Last British troops in Afghanistan due to fly home within days as allied ...

Last British troops in Afghanistan due to fly home within days as allied ...
Last British troops in Afghanistan due to fly home within days as allied ...

The last British troops in Afghanistan are to leave 'within days' after American forces brought forward their withdrawal date to mark US Independence Day.

More than 200 Black Watch soldiers will fly home, ending the UK's 20-year deployment which started after 9/11.

Before leaving they will take part in a flag-lowering ceremony alongside US forces to honour the 456 British troops killed there since the campaign began.

Thousands of British personnel have also been wounded in battle against the Taliban. More than 38,000 Afghan civilians have been killed and 70,000 injured.

The UK's ambassador Sir Laurie Bristow is expected to attend the event in Kabul. He is staying on in Afghanistan after the troops have left.

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The last British troops in Afghanistan are to leave 'within days' after American forces brought forward their withdrawal date to mark US Independence Day. Pictured: M Company, 42 Commando Royal Marines, during operation against Taliban forces in Barikyu, Nothern Helmand Province of Afghanistan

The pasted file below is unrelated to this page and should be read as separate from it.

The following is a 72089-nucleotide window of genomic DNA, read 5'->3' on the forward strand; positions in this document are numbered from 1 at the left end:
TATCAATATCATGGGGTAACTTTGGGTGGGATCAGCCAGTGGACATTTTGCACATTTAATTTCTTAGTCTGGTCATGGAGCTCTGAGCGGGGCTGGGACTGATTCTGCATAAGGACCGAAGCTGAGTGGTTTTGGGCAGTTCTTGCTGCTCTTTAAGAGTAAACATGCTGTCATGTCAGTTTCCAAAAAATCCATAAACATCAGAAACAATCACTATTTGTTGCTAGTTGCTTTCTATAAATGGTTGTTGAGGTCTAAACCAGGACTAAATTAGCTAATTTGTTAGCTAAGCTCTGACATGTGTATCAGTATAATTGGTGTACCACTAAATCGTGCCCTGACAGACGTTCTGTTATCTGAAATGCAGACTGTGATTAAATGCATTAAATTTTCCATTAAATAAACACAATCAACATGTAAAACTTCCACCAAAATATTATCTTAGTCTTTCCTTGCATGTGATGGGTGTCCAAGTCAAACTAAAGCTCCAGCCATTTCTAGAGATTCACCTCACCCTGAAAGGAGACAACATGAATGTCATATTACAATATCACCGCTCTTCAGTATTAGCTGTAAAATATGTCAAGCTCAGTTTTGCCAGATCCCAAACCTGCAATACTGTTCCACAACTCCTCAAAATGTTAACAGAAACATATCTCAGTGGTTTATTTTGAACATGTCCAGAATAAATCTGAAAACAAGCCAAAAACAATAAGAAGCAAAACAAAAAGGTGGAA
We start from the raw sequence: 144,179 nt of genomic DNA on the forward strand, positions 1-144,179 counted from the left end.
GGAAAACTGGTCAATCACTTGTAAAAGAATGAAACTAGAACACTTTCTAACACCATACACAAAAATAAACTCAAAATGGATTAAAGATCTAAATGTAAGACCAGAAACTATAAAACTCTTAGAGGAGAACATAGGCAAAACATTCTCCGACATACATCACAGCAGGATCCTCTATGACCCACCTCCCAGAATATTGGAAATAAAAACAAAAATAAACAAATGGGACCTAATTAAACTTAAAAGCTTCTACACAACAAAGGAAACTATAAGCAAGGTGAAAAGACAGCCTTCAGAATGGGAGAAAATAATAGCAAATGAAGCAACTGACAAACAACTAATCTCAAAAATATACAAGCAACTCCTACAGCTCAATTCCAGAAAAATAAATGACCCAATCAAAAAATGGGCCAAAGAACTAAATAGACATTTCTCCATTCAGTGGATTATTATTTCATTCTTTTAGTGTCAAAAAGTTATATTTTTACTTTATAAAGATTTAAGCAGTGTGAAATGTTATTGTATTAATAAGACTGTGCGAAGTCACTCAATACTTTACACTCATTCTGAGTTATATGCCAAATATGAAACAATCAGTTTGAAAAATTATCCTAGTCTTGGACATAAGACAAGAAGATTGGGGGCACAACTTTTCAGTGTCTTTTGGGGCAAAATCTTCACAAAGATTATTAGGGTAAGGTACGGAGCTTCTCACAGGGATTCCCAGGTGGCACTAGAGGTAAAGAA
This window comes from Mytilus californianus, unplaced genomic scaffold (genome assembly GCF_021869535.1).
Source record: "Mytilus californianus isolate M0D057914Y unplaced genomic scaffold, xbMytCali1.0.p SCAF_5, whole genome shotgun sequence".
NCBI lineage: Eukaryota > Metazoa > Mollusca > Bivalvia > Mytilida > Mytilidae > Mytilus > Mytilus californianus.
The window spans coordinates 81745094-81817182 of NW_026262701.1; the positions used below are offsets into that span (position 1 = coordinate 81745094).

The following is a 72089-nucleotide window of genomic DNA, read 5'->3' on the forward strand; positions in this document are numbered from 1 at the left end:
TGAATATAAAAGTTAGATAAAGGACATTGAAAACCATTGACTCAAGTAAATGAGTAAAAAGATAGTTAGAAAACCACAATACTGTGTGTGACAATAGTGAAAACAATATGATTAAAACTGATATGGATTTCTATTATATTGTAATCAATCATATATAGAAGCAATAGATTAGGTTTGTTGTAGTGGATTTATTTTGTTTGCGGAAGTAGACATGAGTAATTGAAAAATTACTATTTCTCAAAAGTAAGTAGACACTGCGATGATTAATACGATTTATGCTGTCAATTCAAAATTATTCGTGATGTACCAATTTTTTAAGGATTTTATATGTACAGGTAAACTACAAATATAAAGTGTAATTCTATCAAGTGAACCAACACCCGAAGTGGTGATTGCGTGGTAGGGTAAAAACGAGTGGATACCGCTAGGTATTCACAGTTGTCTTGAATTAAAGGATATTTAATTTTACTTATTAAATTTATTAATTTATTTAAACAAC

The last British troops in Afghanistan are to leave 'within days' after American forces brought forward their withdrawal date to mark US Independence Day. Pictured: M Company, 42 Commando Royal Marines, during operation against Taliban forces in Barikyu, Nothern Helmand Province of Afghanistan

Their departure follows the pull-out of Italian and German troops this week. Other Nato countries have been bringing their forces home over the past month.

US President Joe Biden had set the 20th anniversary of the Twin Towers attack on September 11 as the deadline to bring all American troops home but military officials said yesterday the date had been brought forward to this weekend.

The withdrawal of the Black Watch – the 3rd Battalion, the Royal Regiment of Scotland (3 Scots) – comes after intelligence reports suggested the Taliban could depose Afghanistan's elected government within months.

Commenting on the loss of districts around the country to the Taliban, America's top general there, Austin Miller, said: 'A civil war is certainly a path that can be visualised if this continues… and that should be of concern to the world.'

The Taliban's resurgence, which has included attacks against civilians, is a matter of grave danger for hundreds of interpreters who helped British forces but are still stuck in Afghanistan.

The last Union flag of Great Britain flying above the skies of Helmand Province, Afghanistan, is lowered by Captain Matthew Clark and Warrant Officer 1 John Lilley to be returned to the UK

The last Union flag of Great Britain flying above the skies of Helmand Province, Afghanistan, is lowered by Captain Matthew Clark and Warrant Officer 1 John Lilley to be returned to the UK

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